Guest Voices: A Day Without Us march is a poor example of activism

Guest Voices is an occasional series that invites students to share their views about a topic of importance and interest to them on campus.


Students gathered in a circle at the Quad. Photo Credit: Carson Gates

Chatham Queer Student Alliance

On Friday, Sept. 30, there was a student-led and organized walk-out and protest on the Quad at the Shadyside Campus in response to the Supreme Court of the United States’ ruling to overturn Roe v. Wade.  

Many Chatham students attended and walked around campus chanting with homemade signs, letting their anger and frustration at this decision be known.   

We hesitate to call it a successful protest. It is safe to say that intersectionality, careful thought and proper planning were not at the forefront of the organization process.   

Beginning with the basics of organizing a protest or rally: the location matters. We raise the question: why protest on Chatham’s campus?   

President David Finegold sent out an email after Roe v. Wade was overturned in which he stressed that the community would be coming together to champion women’s rights and health.   

In his email, he did not state that he is in support of the overturn, so who, exactly, was being protested on campus? Why organize it on a campus that encourages support of the community being targeted?  

In company with this, whether intentional or not, the signs and chants fed into the very thing the protest was attempting to condemn. Signs with images of ovaries and uteri boil individuals down to being nothing but their reproductive organs and give into the transphobic narrative that a uterus equals a woman.  

If one is within the conversation surrounding Roe v. Wade, they know that this is the opposite message the movement intends to convey. Core values of the movement are meant to convey that people are not defined by their bodies, nor their reproductive abilities. 

What about the women without uteri that this affects? Under Roe v. Wade, aspects of healthcare were protected, like access to safe and regulated hormone replacement therapy. Not just transgender women, but cisgender women who’ve had a hysterectomy will no longer have access to proper healthcare for the upkeep of hormone regulation. 

This type of accidental underlying message is exclusionary to the large groups of people impacted by the decision, including but not limited to transgender individuals.   

Transgender individuals need access to safe contraceptives and abortions. If someone is undergoing hormone replacement therapy using testosterone and has an accidental pregnancy, that can be a severely life-threatening situation now that access to abortion has been revoked in multiple states.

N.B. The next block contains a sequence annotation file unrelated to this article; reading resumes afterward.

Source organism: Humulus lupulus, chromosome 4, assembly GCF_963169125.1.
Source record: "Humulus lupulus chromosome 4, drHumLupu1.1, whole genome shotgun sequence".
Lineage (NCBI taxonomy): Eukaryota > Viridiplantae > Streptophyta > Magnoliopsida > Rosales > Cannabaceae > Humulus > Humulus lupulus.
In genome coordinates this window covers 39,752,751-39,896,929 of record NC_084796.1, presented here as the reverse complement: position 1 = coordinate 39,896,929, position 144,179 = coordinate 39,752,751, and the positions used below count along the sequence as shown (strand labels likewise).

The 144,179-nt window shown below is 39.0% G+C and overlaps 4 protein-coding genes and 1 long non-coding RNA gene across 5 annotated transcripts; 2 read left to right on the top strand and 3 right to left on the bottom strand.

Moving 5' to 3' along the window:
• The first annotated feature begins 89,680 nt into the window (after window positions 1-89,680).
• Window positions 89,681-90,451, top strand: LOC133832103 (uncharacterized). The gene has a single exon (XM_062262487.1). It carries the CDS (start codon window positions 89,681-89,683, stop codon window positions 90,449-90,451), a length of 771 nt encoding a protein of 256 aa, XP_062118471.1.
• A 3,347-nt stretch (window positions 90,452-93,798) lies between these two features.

Along with this, transgender individuals undergoing hormone replacement therapy by using estrogen are already having an even more difficult time gaining access to the necessary resources to help them along their transition process. 

The people who are put in dangerous situations as a result of the overturn are not, and will not be, isolated to only cisgender women.  

Compare this to the Be Our Voice! Protest in Downtown the day after Chatham’s protest. This was in support of the Iranian people, specifically to protest against the murder of Mahsa Amini by the Iranian regime. 

What needs to be considered is that one was public and one was not.  The rally and protest for Mahsa Amini was held in front of the City-County Building, a government building, with the general public having knowledge and access to the protest.   

Because of this, it caught the media’s attention, adding to the overarching message that United States citizens across the nation, and people across the globe, stand in support of the Iranian people and against the regime. 

Chatham’s Day Without Us protest was held on a secluded campus that only the Chatham community had access to. The community here already holds a majority progressive population.  

There was no one of power to protest within our community and no one outside of our community knew about it. There has been no media commentary about the protest outside of Chatham’s campus.  

Due to this, the whole protest came across as if it was done for the organizers and participating students, and them only.  It did not hold any real push toward change, making it a prime example of performative activism.   

We also raise the question of why the organizers were given a proclamation from Chatham’s Student Government. Protests, when done correctly, are a necessary part of progressing society.  

If someone who organizes a protest only does it with the intention of being rewarded or praised, then they are not organizing it for the right reasons.  

That said, we believe that the protest was held in good faith and that the organizers and Chatham Student Government simply made a mistake. However, that does not dismiss the negative impact it had. 

If the goal was to educate students on campus, there are ways to do so that are not harmful or performative. We hope the protesters read this piece and find tools to grow, learn and keep pursuing justice with the same passion they exhibited on campus that day.